If you are pregnant, planning to become pregnant, or breastfeeding, you should avoid taking meloxicam. It’s possible that meloxicam could cause infertility or negatively affect an unborn baby. Whether or not meloxicam transfers to babies through breast milk is unclear. Consult with a healthcare provider before taking meloxicam or any other pain reliever while pregnant or breastfeeding.
Are there alternatives to meloxicam?
There are several alternatives to meloxicam. Any medication that’s classified as an NSAID will work similarly to meloxicam. Some over-the-counter medications, like Aleve or Tylenol, may be recommended first before trying a prescription NSAID. Consult with a medical professional to determine which medication is best for treating your arthritis pain.
- Aleve (naproxen): Aleve is long-lasting and treats mild to moderate pain, inflammation, and fever. It’s available over the counter or with a prescription, and it is usually taken twice daily.
- Zorvolex (diclofenac): Zorvolex is approved to treat acute pain and pain from osteoarthritis. It is usually prescribed to be taken three times daily for pain and is comparable to meloxicam and other NSAIDs, like ibuprofen. See diclofenac vs. ibuprofen to learn more about diclofenac and how it compares to ibuprofen.
- Celebrex (celecoxib): Celebrex is approved to treat pain and inflammation from arthritis. It is also approved to treat menstrual cramps (primary dysmenorrhea). Celebrex is usually taken once or twice per day. Check out meloxicam vs. Celebrex for more information on the differences between meloxicam and Celebrex.
- Feldene (piroxicam): Feldene can help with joint stiffness, pain, and swelling caused by rheumatoid arthritis and osteoarthritis. It is usually prescribed to be taken once daily.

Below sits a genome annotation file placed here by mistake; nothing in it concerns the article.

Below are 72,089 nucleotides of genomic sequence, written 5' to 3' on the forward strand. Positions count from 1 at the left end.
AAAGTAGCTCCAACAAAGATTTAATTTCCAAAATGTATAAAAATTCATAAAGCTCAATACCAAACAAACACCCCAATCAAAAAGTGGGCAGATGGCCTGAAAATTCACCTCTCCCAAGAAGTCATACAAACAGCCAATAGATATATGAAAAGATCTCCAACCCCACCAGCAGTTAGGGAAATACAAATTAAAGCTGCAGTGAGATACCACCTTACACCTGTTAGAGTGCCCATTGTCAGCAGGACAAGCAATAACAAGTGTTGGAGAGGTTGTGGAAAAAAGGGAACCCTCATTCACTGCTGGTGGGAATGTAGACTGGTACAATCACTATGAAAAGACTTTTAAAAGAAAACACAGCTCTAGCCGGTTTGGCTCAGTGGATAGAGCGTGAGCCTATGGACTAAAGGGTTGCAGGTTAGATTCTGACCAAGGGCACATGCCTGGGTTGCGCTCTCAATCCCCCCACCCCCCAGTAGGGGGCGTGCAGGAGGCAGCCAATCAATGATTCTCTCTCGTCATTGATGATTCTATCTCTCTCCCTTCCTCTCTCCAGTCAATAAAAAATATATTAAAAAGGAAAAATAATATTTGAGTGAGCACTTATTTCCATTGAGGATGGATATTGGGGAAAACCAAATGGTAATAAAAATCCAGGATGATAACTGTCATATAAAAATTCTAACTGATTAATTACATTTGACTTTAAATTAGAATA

- Lodine (etodolac): Lodine is approved to treat acute pain, as well as pain from rheumatoid arthritis and osteoarthritis. Like other NSAIDs, it may take a couple of weeks to experience maximum relief. Lodine has been discontinued as a brand in the United States and is currently prescribed as the generic version, etodolac.
- Relafen (nabumetone): Relafen is approved to treat pain and inflammation caused by rheumatoid arthritis and osteoarthritis. It is typically taken once or twice per day. Relafen has been discontinued as a brand in the United States and is currently prescribed as the generic version, nabumetone.
- Tylenol Extra Strength (acetaminophen): Tylenol is an over-the-counter drug that helps relieve pain and reduce fevers. It is not an anti-inflammatory drug that helps reduce swelling and inflammation like NSAIDs. Tylenol may be less effective than NSAIDs for inflammatory conditions like arthritis. However, it may be safer and recommended for people with high blood pressure, stomach problems, and other conditions.